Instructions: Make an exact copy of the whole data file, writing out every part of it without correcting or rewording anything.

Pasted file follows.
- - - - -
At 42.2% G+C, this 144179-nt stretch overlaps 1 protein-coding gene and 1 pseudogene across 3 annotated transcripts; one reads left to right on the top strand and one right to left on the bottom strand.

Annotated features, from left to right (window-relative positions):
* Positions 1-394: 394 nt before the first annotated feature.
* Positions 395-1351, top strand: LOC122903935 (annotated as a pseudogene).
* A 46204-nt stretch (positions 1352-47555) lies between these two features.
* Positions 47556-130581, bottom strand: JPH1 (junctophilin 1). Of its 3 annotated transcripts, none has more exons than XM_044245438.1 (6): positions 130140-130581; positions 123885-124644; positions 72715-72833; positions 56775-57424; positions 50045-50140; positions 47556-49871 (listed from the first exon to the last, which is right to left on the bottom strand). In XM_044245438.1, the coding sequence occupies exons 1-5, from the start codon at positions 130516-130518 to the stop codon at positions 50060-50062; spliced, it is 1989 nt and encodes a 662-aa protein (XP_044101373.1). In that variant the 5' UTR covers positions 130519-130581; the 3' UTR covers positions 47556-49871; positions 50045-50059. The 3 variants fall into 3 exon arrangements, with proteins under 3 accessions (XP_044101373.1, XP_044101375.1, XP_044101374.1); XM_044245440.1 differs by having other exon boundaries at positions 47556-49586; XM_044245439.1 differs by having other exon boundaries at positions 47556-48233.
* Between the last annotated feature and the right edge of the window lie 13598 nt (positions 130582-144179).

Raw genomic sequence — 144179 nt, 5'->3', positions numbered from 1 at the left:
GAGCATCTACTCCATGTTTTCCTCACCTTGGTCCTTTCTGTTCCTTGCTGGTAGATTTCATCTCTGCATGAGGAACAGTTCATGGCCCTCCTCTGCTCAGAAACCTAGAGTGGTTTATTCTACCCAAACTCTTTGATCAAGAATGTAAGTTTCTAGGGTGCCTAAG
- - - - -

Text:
At 42.2% G+C, this 144179-nt stretch overlaps 1 protein-coding gene and 1 pseudogene across 3 annotated transcripts; one reads left to right on the top strand and one right to left on the bottom strand.

Annotated features, from left to right (window-relative positions):
* Positions 1-394: 394 nt before the first annotated feature.
* Positions 395-1351, top strand: LOC122903935 (annotated as a pseudogene).
* A 46204-nt stretch (positions 1352-47555) lies between these two features.
* Positions 47556-130581, bottom strand: JPH1 (junctophilin 1). Of its 3 annotated transcripts, none has more exons than XM_044245438.1 (6): positions 130140-130581; positions 123885-124644; positions 72715-72833; positions 56775-57424; positions 50045-50140; positions 47556-49871 (listed from the first exon to the last, which is right to left on the bottom strand). In XM_044245438.1, the coding sequence occupies exons 1-5, from the start codon at positions 130516-130518 to the stop codon at positions 50060-50062; spliced, it is 1989 nt and encodes a 662-aa protein (XP_044101373.1). In that variant the 5' UTR covers positions 130519-130581; the 3' UTR covers positions 47556-49871; positions 50045-50059. The 3 variants fall into 3 exon arrangements, with proteins under 3 accessions (XP_044101373.1, XP_044101375.1, XP_044101374.1); XM_044245440.1 differs by having other exon boundaries at positions 47556-49586; XM_044245439.1 differs by having other exon boundaries at positions 47556-48233.
* Between the last annotated feature and the right edge of the window lie 13598 nt (positions 130582-144179).

Raw genomic sequence — 144179 nt, 5'->3', positions numbered from 1 at the left:
GAGCATCTACTCCATGTTTTCCTCACCTTGGTCCTTTCTGTTCCTTGCTGGTAGATTTCATCTCTGCATGAGGAACAGTTCATGGCCCTCCTCTGCTCAGAAACCTAGAGTGGTTTATTCTACCCAAACTCTTTGATCAAGAATGTAAGTTTCTAGGGTGCCTAAG